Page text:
Medical Students May Be Ill-Prepared to Talk With Patients About Alcohol Use

By Marilynn Larkin

May 21, 2019

NEW YORK (Reuters Health) - The ability to identify various alcohol strengths and brands is "low" among UK medical students, and this may affect their confidence in dealing with patients around alcohol issues, researchers in the UK say.

"It is part of the NICE guidelines that health professionals should be competent to take an accurate alcohol history, and currently, it has been mandated by the National Health Service that (this be done) for all inpatients admitted to an acute hospital for any reason," Dr. Julia Sinclair of the University of Southampton told Reuters Health by email.

"Alcohol, like tobacco, is a category 1 carcinogen, and a major contributor factor to over 60 health conditions," she noted. "Any health encounter is an opportunity - i.e., a teachable moment - for health professionals to empower patients to improve their immediate and long-term health."

That said, she added, "Physicians generally discuss with patients the things they feel confident about and think they can help with. If they lack confidence and competence in this key area, they are more likely to avoid the discussion. Then patients then don't bring it up as they think, 'if it was important, surely my physician would discuss it with me.' We have termed this the 'collusion of denial' about the role of alcohol in many health conditions."

"As physicians also have a relatively high rate of alcohol use disorder," she said, "they may wish to be aware of their own level of alcohol consumption and monitor this!"

Dr. Sinclair and colleagues surveyed third-year (first clinical year) medical students about their own alcohol consumption, familiarity with alcohol strengths and brands, and alcohol-related harms. The survey included demographics; self-reported alcohol consumption using the AUDIT-C; a visual test of relative alcohol concentrations of wine, beer and spirits; and a free-text response asking them to list alcohol-related harms.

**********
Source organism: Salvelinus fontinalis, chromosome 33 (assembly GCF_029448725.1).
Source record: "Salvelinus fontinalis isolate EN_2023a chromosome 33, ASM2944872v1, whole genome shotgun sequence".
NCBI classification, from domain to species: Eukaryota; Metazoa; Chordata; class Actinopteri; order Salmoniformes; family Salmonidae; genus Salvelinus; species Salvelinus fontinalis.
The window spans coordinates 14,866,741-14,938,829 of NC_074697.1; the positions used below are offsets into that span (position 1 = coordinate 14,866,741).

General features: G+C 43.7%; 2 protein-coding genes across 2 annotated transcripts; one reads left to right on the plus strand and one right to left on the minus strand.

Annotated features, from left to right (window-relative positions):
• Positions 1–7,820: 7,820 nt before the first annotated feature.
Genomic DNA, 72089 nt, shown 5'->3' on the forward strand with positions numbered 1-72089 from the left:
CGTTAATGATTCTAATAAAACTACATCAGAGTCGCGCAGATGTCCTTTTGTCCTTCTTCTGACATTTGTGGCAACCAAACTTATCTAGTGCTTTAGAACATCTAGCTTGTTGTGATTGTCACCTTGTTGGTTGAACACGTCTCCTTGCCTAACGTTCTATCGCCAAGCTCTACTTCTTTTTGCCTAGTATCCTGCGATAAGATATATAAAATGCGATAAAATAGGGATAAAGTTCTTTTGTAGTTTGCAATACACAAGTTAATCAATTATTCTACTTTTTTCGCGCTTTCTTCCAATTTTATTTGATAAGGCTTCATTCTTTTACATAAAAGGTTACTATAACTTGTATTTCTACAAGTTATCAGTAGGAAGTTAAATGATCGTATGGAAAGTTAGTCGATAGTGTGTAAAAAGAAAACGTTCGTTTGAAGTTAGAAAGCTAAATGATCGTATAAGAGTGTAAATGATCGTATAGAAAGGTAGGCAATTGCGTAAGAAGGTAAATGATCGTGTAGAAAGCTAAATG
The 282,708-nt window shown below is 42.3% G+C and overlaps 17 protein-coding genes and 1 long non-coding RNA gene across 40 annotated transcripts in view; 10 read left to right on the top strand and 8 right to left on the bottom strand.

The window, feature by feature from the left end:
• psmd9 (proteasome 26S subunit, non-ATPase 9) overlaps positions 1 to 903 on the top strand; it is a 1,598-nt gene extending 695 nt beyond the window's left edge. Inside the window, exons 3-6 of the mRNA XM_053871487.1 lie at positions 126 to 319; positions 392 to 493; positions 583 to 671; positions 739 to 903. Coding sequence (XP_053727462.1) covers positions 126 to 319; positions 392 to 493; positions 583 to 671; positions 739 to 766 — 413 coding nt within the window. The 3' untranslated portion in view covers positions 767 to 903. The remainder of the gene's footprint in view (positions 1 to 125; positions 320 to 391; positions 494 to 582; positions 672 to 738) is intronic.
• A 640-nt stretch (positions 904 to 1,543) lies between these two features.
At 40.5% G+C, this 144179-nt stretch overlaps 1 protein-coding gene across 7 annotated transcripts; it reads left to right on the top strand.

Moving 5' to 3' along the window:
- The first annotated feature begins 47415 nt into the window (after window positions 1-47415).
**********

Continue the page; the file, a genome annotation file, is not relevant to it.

Participants also completed a brand recognition game recording accuracy and reaction time for identifying alcohol drink brands.

As reported online April 26 in Alcohol and Alcoholism, 150 students were included in the study. Overall, about 60% were male, 65% were white, 7% were Chinese and the rest represented varying ethnicities. In addition, 18.7% stated they never drank alcohol; 34.7% scored in the low-risk range (1-4 on AUDIT-C) and 46.7% scored in the increased-risk range (5-12 on AUDIT-C).

Significant group differences were seen with respect to ethnicity, age and gender: 48% non-white and 4% white students were non-drinkers, while 16% non-white and 62% white students scored in the increasing risk range,

Further, in the 22-24 year age group, 37% of students were nondrinkers, compared with 8.6% or less in the other age groups. The proportion of low-risk drinkers rose with each step increase in age, from 28.6% in the 19-21 age group, 31.5% in the 22-24 group, 41.7% in the 25-27 group to 71.4% among the students older than 27.

Among male students, 16.9% were non-drinkers, 23.7% were low-risk drinkers and 59.3% were increased-risk drinkers. By contrast, among females, 19.8% were non-drinkers, 41.8% were low-risk, and 38.5% were increased-risk.

There was a significant effect of ethnicity on drinking status, with close to half (48%) of non-white participants scoring zero on the AUDIT-C.

Most students (91.3%) were able correctly to rank the 250 ml drinks, suggesting a basic understanding of relative strengths of beer, wine and spirits.

Students who reported any alcohol consumption were more likely to correctly assess relative alcohol concentrations and were faster and more accurate at recognizing alcohol brands. Overall, however, only 45% correctly identified the relative alcohol strengths of the drinks presented.

Dr. Lawrence Weinstein, chief medical officer of American Addiction Centers, headquartered in Brentwood, Tennessee, told Reuters Health by email, "Personal experience has historically been an important piece in both self-selection of the substance use disorder (SUD) field - many physicians are in recovery themselves - and as a substitute for lack of standardized teaching curriculum in medical schools and residency training programs."

"Multi-cultural aspects and religious attitudes toward ethyl alcohol consumption also play a role in how equipped medical students from various backgrounds and doctors are in recognizing and dealing with SUD issues," he noted. "Stigma/insurance coverage (benefit design) and lack of focused training are all contributing factors to poor 'health literacy' as it relates to SUD."

"There needs to be a multi-pronged approach to remedying the issues brought up by the article, including updates on current policies re: coverage, improved training of medical students and residents, and expanding specialty fellowships programs," he concluded.


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